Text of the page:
Taiwan’s military police perform during the National Day in front of the Presidential Office in Taipei on October 10, 2020. …
Taiwan’s military police perform during the National Day in front of the Presidential Office in Taipei on Oct. 10, 2020.

Taiwan should prepare to deter a Chinese invasion, White House national security adviser Robert O'Brien said Friday.

"I think Taiwan needs to start looking at some asymmetric and anti-access area denial strategies and so on and really fortify itself in a manner that would deter the Chinese from any sort of amphibious invasion or even a gray zone operation against them," O'Brien said at an Aspen Institute event.

A gray zone operation, he added, might include isolating the island economically. The term refers to coercive and provocative actions short of the use of military force.

Some analysts say China could move against Taiwan should the U.S. presidential election result in political chaos, Reuters reported.

China has maintained that Taiwan is part of China and that it should be reunited with the mainland, even by force.

FILE - National security adviser Robert O'Brien speaks during a press briefing at the White House in Washington, Sept. 4, 2020.

While advocating preparation, O’Brien said he didn’t think the Chinese ”want or likely are prepared for an amphibious landing” on Taiwan.

“It would be a hard operation for the Chinese to do” and Beijing would have to consider how the United States would respond, he said. “If we got involved, that can make that a very dangerous effort for the Chinese to engage in.”

He did say China was capable of annihilating Taiwan with a massive missile attack, but that he didn't know what they would gain from it.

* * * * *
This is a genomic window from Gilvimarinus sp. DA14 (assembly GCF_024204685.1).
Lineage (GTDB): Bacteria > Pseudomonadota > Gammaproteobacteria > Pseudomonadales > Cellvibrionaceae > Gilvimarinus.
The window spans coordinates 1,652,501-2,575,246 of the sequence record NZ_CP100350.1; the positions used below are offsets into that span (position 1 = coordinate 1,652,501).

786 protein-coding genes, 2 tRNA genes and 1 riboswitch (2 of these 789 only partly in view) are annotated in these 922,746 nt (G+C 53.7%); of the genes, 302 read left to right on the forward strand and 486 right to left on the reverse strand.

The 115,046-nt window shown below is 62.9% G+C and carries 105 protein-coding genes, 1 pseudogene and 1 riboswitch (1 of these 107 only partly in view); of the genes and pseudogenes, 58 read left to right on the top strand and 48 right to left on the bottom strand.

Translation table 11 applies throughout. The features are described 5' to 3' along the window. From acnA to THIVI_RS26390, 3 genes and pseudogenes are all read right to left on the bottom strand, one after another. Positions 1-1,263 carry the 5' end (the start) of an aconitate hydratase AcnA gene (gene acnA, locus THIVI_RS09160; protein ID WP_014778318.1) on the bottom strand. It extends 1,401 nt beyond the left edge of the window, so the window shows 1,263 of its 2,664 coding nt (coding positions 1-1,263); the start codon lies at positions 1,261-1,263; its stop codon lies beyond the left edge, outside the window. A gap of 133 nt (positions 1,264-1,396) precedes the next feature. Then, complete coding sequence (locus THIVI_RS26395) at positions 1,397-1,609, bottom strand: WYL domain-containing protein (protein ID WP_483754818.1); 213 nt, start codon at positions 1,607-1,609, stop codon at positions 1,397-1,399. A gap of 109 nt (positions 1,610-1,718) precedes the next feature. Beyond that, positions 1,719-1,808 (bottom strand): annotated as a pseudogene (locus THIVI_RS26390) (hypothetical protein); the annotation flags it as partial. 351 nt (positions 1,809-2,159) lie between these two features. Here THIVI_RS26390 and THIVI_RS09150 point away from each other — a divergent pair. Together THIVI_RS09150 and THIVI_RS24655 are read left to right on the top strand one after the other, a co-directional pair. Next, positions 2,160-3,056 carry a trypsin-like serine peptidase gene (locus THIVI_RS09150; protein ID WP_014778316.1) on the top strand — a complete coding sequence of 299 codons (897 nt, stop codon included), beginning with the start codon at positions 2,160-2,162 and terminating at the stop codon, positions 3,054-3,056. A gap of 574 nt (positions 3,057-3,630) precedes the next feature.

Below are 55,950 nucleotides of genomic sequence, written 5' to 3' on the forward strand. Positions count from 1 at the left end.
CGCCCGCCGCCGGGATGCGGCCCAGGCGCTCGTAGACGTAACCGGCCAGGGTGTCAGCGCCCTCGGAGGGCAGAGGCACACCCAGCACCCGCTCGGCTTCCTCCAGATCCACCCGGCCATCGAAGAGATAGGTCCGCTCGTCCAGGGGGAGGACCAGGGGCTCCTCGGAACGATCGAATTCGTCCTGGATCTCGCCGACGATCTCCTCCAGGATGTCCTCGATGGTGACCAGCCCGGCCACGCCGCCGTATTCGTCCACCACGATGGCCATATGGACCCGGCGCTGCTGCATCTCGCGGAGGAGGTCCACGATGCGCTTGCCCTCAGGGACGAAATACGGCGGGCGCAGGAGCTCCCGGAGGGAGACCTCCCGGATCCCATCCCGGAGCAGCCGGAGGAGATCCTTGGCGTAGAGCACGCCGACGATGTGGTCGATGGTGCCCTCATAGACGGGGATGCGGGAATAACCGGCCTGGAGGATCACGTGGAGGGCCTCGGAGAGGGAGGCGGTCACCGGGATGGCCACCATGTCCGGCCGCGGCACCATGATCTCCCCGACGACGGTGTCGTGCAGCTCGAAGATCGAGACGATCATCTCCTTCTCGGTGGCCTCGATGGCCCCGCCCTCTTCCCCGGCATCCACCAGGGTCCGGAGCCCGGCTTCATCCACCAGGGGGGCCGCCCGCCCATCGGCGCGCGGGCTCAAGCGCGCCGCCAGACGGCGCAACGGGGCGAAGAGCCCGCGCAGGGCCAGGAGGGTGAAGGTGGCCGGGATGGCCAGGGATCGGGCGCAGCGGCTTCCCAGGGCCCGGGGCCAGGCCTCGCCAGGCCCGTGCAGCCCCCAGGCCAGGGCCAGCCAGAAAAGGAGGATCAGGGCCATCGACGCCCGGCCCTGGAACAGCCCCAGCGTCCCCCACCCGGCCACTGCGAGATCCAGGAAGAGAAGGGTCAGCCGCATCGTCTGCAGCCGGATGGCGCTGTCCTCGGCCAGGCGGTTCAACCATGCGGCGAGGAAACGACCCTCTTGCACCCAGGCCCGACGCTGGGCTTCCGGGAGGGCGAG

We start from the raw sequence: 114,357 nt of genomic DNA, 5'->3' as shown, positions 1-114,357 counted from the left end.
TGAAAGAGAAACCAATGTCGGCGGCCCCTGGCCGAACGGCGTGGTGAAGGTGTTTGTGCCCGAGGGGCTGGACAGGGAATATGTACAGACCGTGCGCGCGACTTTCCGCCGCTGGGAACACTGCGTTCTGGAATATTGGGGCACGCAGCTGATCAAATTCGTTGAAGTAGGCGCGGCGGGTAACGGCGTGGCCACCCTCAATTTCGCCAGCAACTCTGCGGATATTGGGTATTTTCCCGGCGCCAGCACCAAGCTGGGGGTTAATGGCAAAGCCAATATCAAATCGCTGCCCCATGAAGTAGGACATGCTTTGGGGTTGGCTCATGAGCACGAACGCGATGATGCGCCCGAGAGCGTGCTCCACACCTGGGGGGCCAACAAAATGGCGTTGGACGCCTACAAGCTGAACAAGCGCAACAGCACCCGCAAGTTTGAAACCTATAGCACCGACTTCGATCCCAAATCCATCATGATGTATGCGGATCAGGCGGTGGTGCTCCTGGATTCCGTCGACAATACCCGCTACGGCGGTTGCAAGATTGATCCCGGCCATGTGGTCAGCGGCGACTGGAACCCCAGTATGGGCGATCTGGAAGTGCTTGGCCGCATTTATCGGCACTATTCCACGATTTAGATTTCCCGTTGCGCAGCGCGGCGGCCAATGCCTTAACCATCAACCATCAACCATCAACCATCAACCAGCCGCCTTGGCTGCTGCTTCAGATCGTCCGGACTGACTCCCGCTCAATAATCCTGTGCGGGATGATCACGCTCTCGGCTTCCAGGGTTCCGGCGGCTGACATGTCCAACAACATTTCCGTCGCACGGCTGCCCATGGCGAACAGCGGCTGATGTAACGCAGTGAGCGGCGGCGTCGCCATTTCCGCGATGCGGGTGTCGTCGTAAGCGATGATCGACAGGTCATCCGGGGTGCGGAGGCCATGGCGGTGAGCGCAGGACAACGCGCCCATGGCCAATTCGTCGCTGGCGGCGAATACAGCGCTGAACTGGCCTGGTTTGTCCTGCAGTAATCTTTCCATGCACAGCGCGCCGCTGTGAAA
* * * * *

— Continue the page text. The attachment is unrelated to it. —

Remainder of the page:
He also said a gray zone operation would rile most of the Asia-Pacific region and isolate China internationally.

FILE - The guided-missile destroyer USS John S. McCain approaches Da Nang, Vietnam, May 7, 2019.

Tensions in the region have been growing.

In response to Chinese saber-rattling, a U.S. warship transited the Taiwan Strait on Oct. 14. The transit came nearly a week after China warned another U.S. ship, the USS John S. McCain, near the disputed Parcel Islands in the South China Sea.

Zhang Chunhui, a spokesman for China’s eastern theater military command, said in a statement that China monitored the USS Barry’s movements earlier this week, according to Reuters.

Beijing, for its part, has been ramping up air force activity near Taiwan. It also has ramped up the rhetoric, accusing the U.S. of “collusion” in trying to push the island nation to declare formal independence, Reuters reported.

The U.S. is trying to bolster Taiwan’s defensive posture by selling it military equipment, including sophisticated drones and a coastal defense missile system.